While the Freedom Unlimited only offers 1.5% cash back, the Discover it Miles will match all of your first-year spending for a return of 3% that year. However, Discover it Miles are only worth 1 cent each, with no opportunity to boost their value. The information for the Discover it Miles card has been collected independently by The Points Guy. The card details on this page have not been reviewed or provided by the card issuer.
Premium cards such as the Chase Sapphire Reserve offer an incredible amount of value; it takes pages to describe all the perks, bonuses, benefits and redemptions options. That’s not a complaint, but there’s something to be said for simplicity. The Chase Freedom Unlimited is a great card for everyday, non-bonus spending, and can provide incredible value when paired with a premium Chase card.
So if you’re just starting out with credit cards and want to build up valuable travel points quickly, the Freedom Unlimited card should be high on your list.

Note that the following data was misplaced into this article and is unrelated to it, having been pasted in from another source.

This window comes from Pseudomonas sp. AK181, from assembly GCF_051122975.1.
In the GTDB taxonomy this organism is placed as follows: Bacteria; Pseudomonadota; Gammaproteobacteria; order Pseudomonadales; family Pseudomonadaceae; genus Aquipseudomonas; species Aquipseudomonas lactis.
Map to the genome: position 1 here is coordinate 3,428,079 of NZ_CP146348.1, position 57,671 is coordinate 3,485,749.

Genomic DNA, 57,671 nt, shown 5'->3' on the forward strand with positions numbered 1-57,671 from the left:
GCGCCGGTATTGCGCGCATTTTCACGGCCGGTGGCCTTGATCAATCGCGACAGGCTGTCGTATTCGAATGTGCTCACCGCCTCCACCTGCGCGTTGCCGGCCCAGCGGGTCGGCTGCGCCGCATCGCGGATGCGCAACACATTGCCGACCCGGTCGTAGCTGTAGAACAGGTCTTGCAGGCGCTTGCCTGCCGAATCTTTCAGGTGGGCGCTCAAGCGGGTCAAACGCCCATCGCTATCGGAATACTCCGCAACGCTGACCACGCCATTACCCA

Additional reporting by Liz Hund.
Featured photo by The Points Guy
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- Earn 80,000 bonus points after you spend $4,000 on purchases in the first 3 months from account opening. That's $1,000 toward travel when you redeem through Chase Ultimate Rewards®.
- 2X points on travel and dining at restaurants worldwide, eligible delivery services, takeout and dining out & 1 point per dollar spent on all other purchases.
- Get 25% more value when you redeem for airfare, hotels, car rentals and cruises through Chase Ultimate Rewards. For example, 80,000 points are worth $1,000 toward travel.
- Get unlimited deliveries with a $0 delivery fee and reduced service fees on orders over $12 for a minimum of one year on qualifying food purchases with DashPass, DoorDash's subscription service. Activate by 12/31/21.
- Earn 5X points on Lyft rides through March 2022. That’s 3X points in addition to the 2X points you already earn on travel.